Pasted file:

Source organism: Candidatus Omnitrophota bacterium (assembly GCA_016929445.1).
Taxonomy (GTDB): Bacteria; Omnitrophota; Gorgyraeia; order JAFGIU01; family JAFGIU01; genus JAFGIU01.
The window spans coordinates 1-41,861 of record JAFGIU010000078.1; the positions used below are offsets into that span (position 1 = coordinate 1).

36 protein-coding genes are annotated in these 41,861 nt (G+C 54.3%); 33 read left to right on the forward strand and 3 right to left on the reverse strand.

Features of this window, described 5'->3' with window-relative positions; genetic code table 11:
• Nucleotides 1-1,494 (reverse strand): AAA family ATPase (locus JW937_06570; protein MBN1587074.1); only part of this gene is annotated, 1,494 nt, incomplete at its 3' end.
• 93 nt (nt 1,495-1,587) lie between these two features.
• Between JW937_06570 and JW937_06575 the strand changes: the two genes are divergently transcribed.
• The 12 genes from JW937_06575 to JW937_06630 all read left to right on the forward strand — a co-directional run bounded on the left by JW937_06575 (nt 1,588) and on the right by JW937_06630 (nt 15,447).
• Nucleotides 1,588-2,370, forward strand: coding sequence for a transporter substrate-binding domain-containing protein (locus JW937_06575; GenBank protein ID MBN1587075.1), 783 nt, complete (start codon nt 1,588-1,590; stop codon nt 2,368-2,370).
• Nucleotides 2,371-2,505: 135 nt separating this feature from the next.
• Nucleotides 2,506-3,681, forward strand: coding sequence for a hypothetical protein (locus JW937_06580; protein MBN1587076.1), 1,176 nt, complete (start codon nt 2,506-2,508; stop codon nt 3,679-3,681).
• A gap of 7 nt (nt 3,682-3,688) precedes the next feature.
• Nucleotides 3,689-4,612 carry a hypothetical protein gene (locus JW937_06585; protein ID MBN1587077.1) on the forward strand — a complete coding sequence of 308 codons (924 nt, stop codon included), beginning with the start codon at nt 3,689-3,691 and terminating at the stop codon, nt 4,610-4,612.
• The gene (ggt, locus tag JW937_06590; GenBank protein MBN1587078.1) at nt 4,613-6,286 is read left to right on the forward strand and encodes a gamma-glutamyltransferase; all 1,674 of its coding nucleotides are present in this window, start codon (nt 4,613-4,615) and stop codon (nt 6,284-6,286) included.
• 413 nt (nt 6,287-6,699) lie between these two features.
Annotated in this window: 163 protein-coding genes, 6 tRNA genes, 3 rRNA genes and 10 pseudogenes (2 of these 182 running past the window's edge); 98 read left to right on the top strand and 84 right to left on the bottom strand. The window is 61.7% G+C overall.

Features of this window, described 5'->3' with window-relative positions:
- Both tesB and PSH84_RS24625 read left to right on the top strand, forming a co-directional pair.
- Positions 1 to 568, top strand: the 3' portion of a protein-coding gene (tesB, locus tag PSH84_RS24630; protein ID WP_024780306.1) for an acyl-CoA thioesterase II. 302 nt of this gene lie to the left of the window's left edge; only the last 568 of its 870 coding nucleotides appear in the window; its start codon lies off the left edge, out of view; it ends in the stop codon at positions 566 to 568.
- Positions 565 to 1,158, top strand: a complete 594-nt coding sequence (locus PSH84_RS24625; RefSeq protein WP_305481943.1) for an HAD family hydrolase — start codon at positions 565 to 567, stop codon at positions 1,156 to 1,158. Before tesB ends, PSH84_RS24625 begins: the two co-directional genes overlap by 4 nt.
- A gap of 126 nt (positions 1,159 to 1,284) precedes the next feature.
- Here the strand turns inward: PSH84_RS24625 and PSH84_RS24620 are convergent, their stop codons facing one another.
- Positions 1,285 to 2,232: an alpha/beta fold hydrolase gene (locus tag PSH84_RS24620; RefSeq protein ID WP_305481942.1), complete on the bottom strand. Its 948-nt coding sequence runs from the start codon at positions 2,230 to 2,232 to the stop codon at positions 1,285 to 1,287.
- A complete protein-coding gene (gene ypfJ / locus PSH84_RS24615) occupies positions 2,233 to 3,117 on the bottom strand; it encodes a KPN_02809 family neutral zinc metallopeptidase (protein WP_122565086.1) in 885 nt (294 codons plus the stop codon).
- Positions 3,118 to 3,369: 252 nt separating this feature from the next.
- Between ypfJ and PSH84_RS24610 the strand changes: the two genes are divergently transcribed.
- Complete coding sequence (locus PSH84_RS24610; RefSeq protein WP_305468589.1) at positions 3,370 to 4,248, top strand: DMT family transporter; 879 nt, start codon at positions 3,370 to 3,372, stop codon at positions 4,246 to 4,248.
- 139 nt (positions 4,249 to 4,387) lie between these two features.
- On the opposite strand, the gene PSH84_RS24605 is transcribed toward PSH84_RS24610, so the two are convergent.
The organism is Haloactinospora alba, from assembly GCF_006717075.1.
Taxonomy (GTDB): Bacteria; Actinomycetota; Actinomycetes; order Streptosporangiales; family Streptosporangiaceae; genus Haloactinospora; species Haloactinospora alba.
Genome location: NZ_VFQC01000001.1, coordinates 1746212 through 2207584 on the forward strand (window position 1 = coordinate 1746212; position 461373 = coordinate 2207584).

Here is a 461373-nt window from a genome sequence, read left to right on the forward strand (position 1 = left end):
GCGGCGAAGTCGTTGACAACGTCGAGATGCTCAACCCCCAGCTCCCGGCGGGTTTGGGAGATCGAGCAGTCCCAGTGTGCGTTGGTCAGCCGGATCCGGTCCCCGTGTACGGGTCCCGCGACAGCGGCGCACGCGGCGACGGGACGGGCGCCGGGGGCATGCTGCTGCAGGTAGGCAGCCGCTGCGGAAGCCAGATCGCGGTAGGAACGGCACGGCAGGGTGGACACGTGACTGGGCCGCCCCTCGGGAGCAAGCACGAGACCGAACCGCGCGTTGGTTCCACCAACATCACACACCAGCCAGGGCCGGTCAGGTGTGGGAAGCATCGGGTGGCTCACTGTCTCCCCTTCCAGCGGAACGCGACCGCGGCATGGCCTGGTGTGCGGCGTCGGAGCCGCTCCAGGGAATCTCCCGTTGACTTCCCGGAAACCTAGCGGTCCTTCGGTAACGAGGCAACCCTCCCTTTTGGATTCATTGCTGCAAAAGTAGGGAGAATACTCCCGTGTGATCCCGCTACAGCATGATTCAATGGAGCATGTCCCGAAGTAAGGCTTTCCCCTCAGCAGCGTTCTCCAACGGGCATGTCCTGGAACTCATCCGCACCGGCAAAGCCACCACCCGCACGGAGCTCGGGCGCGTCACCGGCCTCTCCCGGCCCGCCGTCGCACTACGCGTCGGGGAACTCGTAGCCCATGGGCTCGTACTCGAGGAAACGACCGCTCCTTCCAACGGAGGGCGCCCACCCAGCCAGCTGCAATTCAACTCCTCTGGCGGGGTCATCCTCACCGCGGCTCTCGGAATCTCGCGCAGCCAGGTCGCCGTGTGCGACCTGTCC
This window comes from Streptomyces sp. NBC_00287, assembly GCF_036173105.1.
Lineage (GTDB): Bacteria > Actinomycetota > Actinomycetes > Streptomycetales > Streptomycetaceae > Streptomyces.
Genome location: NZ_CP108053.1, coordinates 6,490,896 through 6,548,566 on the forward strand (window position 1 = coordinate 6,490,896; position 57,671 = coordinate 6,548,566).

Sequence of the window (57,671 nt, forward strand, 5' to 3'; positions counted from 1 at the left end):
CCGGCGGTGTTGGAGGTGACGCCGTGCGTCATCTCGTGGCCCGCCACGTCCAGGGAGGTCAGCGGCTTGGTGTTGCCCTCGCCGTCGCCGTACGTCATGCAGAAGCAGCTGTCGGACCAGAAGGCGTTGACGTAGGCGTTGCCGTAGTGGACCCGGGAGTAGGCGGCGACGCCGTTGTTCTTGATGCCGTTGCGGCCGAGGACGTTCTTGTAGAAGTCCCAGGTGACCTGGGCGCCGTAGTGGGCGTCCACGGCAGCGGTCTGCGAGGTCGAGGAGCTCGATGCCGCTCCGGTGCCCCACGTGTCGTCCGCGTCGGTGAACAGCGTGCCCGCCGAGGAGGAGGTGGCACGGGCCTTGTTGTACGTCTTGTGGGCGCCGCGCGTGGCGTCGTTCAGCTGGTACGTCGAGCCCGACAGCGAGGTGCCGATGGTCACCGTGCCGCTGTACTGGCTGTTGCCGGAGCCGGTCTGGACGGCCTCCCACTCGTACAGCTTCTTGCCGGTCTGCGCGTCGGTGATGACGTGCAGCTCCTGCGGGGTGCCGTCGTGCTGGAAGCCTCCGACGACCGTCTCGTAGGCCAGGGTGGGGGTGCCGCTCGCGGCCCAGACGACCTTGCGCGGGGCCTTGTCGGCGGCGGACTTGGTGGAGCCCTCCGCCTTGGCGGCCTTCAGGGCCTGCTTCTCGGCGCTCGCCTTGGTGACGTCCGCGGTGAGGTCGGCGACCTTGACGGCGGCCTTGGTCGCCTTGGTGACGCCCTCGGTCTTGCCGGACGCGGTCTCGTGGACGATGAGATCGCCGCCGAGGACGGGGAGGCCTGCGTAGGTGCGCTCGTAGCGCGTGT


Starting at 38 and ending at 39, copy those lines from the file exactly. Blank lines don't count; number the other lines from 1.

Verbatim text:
Genome location: NZ_CP108053.1, coordinates 6,490,896 through 6,548,566 on the forward strand (window position 1 = coordinate 6,490,896; position 57,671 = coordinate 6,548,566).

Sequence of the window (57,671 nt, forward strand, 5' to 3'; positions counted from 1 at the left end):